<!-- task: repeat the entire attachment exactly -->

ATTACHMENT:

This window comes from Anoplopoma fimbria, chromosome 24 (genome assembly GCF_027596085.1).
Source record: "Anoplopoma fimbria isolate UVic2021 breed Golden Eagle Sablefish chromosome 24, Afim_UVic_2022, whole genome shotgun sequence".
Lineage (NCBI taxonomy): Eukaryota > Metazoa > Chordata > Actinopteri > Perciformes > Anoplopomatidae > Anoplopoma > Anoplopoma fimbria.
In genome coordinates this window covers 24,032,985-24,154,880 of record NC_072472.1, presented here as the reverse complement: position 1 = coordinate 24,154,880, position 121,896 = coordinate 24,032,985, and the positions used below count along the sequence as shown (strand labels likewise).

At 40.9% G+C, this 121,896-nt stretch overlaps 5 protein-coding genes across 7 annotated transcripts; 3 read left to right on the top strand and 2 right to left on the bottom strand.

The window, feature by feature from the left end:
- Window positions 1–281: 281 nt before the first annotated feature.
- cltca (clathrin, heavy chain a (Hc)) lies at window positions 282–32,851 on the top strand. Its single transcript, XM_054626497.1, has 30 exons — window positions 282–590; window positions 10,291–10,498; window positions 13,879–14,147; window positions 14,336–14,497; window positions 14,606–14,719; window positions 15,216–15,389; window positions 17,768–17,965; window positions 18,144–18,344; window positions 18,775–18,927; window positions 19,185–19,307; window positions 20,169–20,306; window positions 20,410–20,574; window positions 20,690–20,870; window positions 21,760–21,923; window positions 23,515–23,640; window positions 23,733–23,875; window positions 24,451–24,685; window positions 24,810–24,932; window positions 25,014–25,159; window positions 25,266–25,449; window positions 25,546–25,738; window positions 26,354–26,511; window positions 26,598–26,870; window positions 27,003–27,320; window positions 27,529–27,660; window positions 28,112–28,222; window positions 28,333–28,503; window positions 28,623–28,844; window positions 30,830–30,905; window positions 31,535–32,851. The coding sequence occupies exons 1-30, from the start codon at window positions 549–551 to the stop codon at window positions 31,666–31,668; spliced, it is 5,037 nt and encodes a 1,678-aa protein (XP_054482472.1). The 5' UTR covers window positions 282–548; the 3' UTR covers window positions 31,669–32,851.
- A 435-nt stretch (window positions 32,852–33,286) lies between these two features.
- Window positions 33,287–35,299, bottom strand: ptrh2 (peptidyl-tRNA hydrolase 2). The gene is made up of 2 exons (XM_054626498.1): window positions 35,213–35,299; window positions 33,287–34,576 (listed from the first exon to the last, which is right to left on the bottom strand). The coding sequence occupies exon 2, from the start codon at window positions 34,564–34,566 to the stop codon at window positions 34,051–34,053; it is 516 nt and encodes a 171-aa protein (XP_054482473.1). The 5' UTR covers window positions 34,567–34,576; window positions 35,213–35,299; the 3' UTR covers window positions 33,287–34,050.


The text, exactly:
This window comes from Anoplopoma fimbria, chromosome 24 (genome assembly GCF_027596085.1).
Source record: "Anoplopoma fimbria isolate UVic2021 breed Golden Eagle Sablefish chromosome 24, Afim_UVic_2022, whole genome shotgun sequence".
Lineage (NCBI taxonomy): Eukaryota > Metazoa > Chordata > Actinopteri > Perciformes > Anoplopomatidae > Anoplopoma > Anoplopoma fimbria.
In genome coordinates this window covers 24,032,985-24,154,880 of record NC_072472.1, presented here as the reverse complement: position 1 = coordinate 24,154,880, position 121,896 = coordinate 24,032,985, and the positions used below count along the sequence as shown (strand labels likewise).

At 40.9% G+C, this 121,896-nt stretch overlaps 5 protein-coding genes across 7 annotated transcripts; 3 read left to right on the top strand and 2 right to left on the bottom strand.

The window, feature by feature from the left end:
- Window positions 1–281: 281 nt before the first annotated feature.
- cltca (clathrin, heavy chain a (Hc)) lies at window positions 282–32,851 on the top strand. Its single transcript, XM_054626497.1, has 30 exons — window positions 282–590; window positions 10,291–10,498; window positions 13,879–14,147; window positions 14,336–14,497; window positions 14,606–14,719; window positions 15,216–15,389; window positions 17,768–17,965; window positions 18,144–18,344; window positions 18,775–18,927; window positions 19,185–19,307; window positions 20,169–20,306; window positions 20,410–20,574; window positions 20,690–20,870; window positions 21,760–21,923; window positions 23,515–23,640; window positions 23,733–23,875; window positions 24,451–24,685; window positions 24,810–24,932; window positions 25,014–25,159; window positions 25,266–25,449; window positions 25,546–25,738; window positions 26,354–26,511; window positions 26,598–26,870; window positions 27,003–27,320; window positions 27,529–27,660; window positions 28,112–28,222; window positions 28,333–28,503; window positions 28,623–28,844; window positions 30,830–30,905; window positions 31,535–32,851. The coding sequence occupies exons 1-30, from the start codon at window positions 549–551 to the stop codon at window positions 31,666–31,668; spliced, it is 5,037 nt and encodes a 1,678-aa protein (XP_054482472.1). The 5' UTR covers window positions 282–548; the 3' UTR covers window positions 31,669–32,851.
- A 435-nt stretch (window positions 32,852–33,286) lies between these two features.
- Window positions 33,287–35,299, bottom strand: ptrh2 (peptidyl-tRNA hydrolase 2). The gene is made up of 2 exons (XM_054626498.1): window positions 35,213–35,299; window positions 33,287–34,576 (listed from the first exon to the last, which is right to left on the bottom strand). The coding sequence occupies exon 2, from the start codon at window positions 34,564–34,566 to the stop codon at window positions 34,051–34,053; it is 516 nt and encodes a 171-aa protein (XP_054482473.1). The 5' UTR covers window positions 34,567–34,576; window positions 35,213–35,299; the 3' UTR covers window positions 33,287–34,050.